Shoulder instability and dislocation can lead to several complications, including:
  • Chronic Pain: Recurrent shoulder instability or dislocation may result in persistent pain, affecting your daily life.
  • Muscle Weakness: Repeated episodes of instability can lead to muscle weakness in the shoulder, reducing strength and functionality.
  • Inflammation and Tendon Damage: Recurrent dislocations can cause inflammation and damage to the shoulder tendons.
  • Nerve or Blood Vessel Injury: There’s a risk of damaging nerves or blood vessels around the shoulder joint in severe dislocations.
  • Loss of Range of Motion: Over time, recurrent instability can lead to a significant loss of shoulder range of motion.
  • Impact on Daily Activities: Complications can affect your ability to perform everyday tasks, work, or engage in sports and recreational activities.

Treatment Options for Shoulder Instability / Dislocation

Managing shoulder instability and dislocation may involve various treatment options, including:


After a dislocation, the shoulder may be immobilised in a sling or brace to allow healing.


An orthopaedic specialist may gently manipulate the dislocated shoulder back into place.


Physical therapy exercises can help strengthen the shoulder muscles, improve stability, and prevent future dislocations.


Pain relievers and anti-inflammatory drugs may be prescribed to manage pain and inflammation.

Surgical Intervention

Surgery may sometimes be necessary to repair damaged tissues or address the underlying causes of instability.

Preventing Shoulder Instability / Dislocation

While it may not always be possible to prevent shoulder instability or dislocation completely, you can take steps to reduce the risk:
  • Regularly perform exercises to strengthen the shoulder muscles, which can help improve stability and reduce the risk of dislocation.
  • Activities that enhance balance and coordination can contribute to better joint stability.
  • Wear appropriate protective gear, such as shoulder pads or braces, when participating in sports or activities with a risk of falls or impacts.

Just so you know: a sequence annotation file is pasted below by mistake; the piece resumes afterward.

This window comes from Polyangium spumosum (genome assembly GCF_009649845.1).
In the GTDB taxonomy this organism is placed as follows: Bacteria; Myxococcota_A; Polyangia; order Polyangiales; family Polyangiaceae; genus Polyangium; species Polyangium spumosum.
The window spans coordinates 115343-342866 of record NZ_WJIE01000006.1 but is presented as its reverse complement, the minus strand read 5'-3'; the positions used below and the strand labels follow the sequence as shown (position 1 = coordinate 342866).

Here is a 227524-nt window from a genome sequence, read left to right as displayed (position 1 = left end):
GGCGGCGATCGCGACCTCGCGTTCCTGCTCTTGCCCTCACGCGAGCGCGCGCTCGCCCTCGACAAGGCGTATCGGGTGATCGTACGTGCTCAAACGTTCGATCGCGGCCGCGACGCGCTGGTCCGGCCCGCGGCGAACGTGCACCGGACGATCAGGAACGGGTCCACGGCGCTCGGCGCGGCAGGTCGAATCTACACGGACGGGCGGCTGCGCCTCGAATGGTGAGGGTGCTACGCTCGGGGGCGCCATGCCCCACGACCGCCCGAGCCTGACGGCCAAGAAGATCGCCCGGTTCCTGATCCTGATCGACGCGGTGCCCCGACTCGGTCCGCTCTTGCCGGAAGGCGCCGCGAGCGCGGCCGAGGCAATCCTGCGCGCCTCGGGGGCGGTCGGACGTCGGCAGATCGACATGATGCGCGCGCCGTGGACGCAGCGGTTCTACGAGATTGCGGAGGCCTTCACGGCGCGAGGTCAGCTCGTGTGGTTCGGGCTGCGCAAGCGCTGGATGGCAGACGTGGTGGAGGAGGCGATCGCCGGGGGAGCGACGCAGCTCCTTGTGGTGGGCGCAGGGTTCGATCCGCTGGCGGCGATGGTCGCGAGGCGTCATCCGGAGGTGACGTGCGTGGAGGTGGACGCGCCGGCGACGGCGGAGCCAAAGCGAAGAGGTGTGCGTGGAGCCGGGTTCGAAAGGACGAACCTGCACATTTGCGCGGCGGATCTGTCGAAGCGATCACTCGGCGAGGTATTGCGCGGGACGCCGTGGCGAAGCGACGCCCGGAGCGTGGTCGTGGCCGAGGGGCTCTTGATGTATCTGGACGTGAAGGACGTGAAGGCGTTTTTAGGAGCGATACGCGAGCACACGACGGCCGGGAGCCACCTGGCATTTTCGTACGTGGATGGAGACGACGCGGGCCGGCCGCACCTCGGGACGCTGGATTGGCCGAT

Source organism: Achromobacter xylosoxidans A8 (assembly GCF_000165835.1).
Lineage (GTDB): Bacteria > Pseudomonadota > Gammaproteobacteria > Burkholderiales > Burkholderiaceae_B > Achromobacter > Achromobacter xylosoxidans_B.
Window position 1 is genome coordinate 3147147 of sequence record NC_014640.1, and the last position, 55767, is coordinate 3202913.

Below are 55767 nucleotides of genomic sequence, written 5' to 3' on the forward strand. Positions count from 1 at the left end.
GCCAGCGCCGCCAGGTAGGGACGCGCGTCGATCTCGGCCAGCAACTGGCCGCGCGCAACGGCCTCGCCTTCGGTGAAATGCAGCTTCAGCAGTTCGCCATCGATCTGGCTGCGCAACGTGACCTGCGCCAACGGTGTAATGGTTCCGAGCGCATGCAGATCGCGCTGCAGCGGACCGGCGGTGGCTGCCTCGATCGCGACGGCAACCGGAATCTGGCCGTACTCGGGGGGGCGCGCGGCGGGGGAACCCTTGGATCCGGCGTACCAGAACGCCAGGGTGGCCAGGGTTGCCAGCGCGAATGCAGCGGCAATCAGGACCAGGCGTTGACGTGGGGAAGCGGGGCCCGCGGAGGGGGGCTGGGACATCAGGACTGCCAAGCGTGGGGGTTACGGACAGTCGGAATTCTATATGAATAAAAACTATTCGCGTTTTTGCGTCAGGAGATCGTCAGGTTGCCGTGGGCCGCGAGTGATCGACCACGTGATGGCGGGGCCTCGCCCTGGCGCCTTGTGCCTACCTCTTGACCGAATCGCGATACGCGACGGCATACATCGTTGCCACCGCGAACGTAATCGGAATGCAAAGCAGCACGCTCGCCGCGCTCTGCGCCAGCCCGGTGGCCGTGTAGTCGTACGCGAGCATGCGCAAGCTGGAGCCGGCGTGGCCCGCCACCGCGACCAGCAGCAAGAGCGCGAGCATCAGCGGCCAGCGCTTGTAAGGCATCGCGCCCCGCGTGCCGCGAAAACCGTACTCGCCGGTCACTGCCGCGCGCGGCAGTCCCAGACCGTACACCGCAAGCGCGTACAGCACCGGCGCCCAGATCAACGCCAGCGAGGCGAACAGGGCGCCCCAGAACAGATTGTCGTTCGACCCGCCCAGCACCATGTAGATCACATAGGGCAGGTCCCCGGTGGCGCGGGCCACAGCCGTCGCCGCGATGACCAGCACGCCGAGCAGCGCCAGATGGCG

• Use proper techniques when lifting, throwing, or engaging in physical activities that involve the shoulder.
  • If you’ve had a previous dislocation, complete any recommended rehabilitation and follow-up care to prevent recurrent instability.

Living with Shoulder Instability / Dislocation

Living with shoulder instability or a history of dislocation may involve the following strategies:
  • Use regular rehabilitation exercises prescribed by your orthopaedic specialist to strengthen the shoulder muscles and improve stability.
  • Be mindful of activities that may increase the risk of shoulder dislocation, and consider using protective gear or taping for added stability.
  • If necessary, adhere to your orthopaedic specialist’s recommendations regarding activity modification, lifestyle changes, or surgery.
  • Maintain scheduled follow-up appointments to monitor your shoulder’s condition and make any necessary adjustments to your treatment plan.
  • If you experience pain or discomfort, discuss pain management options with your orthopaedic specialist to maintain your quality of life.
Shoulder instability and dislocation are common conditions that can significantly impact your shoulder’s stability and function. If you suspect or have experienced these issues, seeking professional advice and timely intervention is crucial for a better quality of life.
We encourage you to request an appointment with The Orthopaedic Practice and Surgery Clinic for expert care and consultation regarding shoulder instability or dislocation. Their specialised team can provide personalised treatment and guidance, helping you regain stability, alleviate pain, and improve your overall shoulder health. Don’t wait—take the first step toward a more stable and pain-free shoulder by requesting your appointment today.

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Shoulder Instability / Dislocation